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Shutter Speed

Your smartphone camera does not actually have a shutter, but traditional cameras have one. This shutter opens for a fraction of second letting the light hit the sensor and then shuts again to prevent the picture from being overexposed. Smartphone cameras simply start and stop recording data from the sensor to achieve the same result. The light is hitting the sensor at all times on a smartphone, unless you cover it. The data is just not being recorded at all times. It is measured in fractions of a second, and most cameras will feature an exposure range of 1/8000th of a second to 30 seconds.

Shutter speed is innately connected to ISO manipulation. In low light, you’d want the shutter speed to be slower, thus allowing in more light while in bright light, you’ll want it to be fast. The problem with very slow shutter speeds is that you will need a really steady hand and a steady object since the sensor will be gathering data for quite a while. If you move the camera or the object while it is doing that, you’ll end up with a blurry picture.

This is where the ISO setting comes in handy. Most of the times, you’re probably not going to hold still for 30 seconds so that your camera can take a picture. Increasing the ISO increases the sensor’s sensitivity to light, thus reducing the required shutter time. For fast moving objects, like Lionel Messi on the field, you’ll want a fast shutter speed.

Exposure or EV compensation

If you’ve ever tried fiddling with any camera settings before, you’re probably familiar with Exposure. It’s a basic setting that has been present on not only smartphone cameras for a long time but also camera phones predating the smartphone era. This allows you to over-ride the calculated ISO settings and shutter speed settings for a photo. If a combination of shutter speed and ISO produce an unsatisfying image, manual exposure is often offered as a way of tweaking the brightness of an image in-camera. This can also be easily adjusted by increasing the brightness of the picture after it has been taken.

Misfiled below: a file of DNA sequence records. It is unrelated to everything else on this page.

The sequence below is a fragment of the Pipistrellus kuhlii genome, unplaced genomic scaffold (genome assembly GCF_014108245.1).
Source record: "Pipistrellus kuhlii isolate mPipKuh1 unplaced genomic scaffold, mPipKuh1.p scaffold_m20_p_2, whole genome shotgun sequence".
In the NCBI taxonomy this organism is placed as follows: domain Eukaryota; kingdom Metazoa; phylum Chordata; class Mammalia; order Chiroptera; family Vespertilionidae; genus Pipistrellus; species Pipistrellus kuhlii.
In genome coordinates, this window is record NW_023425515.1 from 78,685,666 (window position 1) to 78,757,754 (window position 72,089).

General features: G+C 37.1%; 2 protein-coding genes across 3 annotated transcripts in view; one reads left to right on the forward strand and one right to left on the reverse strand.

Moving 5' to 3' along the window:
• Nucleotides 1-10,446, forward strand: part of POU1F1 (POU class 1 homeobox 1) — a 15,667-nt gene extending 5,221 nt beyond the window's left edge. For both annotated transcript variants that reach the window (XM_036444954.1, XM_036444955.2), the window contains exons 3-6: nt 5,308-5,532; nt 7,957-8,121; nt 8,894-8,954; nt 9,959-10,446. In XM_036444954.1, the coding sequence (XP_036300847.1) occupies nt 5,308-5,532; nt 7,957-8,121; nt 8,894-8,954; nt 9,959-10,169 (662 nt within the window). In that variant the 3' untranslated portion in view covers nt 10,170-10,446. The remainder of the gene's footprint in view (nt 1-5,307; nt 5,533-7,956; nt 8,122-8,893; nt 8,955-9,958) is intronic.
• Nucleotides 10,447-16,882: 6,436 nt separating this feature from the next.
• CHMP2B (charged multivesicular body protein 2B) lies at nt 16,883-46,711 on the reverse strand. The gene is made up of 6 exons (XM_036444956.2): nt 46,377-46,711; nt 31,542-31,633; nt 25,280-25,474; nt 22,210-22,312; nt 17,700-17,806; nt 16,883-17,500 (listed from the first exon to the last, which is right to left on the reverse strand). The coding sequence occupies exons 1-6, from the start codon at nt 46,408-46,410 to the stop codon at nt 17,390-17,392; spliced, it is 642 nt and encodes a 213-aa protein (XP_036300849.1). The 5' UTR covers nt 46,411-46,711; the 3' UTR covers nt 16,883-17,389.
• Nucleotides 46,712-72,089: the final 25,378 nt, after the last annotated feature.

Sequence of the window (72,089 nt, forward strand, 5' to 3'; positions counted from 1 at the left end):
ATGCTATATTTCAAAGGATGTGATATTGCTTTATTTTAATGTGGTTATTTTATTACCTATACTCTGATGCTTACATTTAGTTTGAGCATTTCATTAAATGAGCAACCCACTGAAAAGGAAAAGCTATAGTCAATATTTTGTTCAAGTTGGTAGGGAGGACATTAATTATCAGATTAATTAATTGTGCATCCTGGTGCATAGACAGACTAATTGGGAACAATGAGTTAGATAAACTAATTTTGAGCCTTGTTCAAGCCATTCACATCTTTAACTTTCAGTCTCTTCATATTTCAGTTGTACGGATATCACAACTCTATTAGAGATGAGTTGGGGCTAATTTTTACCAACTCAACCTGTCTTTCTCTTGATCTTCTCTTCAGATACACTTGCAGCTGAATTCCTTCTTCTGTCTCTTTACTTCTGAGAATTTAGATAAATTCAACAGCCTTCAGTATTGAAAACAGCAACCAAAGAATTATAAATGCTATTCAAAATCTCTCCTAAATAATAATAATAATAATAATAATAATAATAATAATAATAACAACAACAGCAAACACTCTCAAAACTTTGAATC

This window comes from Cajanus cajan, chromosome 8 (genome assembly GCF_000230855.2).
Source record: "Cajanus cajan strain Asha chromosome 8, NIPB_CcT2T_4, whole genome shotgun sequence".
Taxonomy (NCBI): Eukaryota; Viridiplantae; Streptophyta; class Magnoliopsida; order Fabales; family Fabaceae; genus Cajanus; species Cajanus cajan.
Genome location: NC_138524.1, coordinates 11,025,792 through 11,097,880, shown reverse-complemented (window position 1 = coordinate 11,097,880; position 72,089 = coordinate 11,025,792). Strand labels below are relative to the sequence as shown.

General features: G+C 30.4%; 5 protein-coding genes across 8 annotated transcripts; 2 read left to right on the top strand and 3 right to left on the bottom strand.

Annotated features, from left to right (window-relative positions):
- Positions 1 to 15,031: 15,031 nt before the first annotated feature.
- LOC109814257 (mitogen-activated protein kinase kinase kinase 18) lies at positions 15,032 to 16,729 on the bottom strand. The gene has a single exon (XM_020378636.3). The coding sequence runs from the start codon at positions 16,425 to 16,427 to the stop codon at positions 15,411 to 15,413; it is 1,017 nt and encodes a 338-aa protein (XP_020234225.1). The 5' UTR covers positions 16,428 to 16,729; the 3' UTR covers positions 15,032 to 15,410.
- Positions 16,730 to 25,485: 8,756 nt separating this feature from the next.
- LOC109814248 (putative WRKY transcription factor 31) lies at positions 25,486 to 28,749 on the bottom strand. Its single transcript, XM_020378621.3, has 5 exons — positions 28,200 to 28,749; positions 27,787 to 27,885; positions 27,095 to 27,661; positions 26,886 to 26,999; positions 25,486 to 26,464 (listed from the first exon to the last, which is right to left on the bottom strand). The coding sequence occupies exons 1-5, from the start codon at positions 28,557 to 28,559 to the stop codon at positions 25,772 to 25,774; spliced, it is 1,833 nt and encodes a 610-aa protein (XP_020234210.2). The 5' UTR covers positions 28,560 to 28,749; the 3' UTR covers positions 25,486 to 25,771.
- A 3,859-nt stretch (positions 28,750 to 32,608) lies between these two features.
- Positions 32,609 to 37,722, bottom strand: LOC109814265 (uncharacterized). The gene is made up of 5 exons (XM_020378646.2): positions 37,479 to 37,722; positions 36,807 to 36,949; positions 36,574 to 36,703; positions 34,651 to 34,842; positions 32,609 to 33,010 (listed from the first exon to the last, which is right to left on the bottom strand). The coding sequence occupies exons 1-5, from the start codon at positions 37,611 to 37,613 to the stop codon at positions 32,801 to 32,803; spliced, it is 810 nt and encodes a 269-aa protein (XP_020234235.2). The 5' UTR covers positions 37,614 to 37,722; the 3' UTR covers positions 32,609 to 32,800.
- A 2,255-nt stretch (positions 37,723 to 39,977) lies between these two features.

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Focus

Manual focus controls aren’t as rare as they used to be just a few years ago. With manual focus, you have control over the focal point of the camera. This is especially helpful when you’re trying to take picture of a very close object, but the camera tries focusing on the objects farther away instead.

White Balance

You’re also probably familiar with this setting. White Balance is what helps the camera detect the kind of white light that is largely visible in different environments. This is typically utilized to account for different light sources (fluorescent, incandescent, etc.), as well as different weather types and times of day (overcast, sunny, sunset, etc.). A white object might appear white in sunlight, but will have some hue when viewed in candle light. Candle light or tungsten light are on the warmer end of the light spectrum. Thus objects viewed in their light have a reddish tint. To compensate for this color tint, the camera shifts the color temperature towards blue. But if you’d prefer, you can change that to create a more artsy looking photo.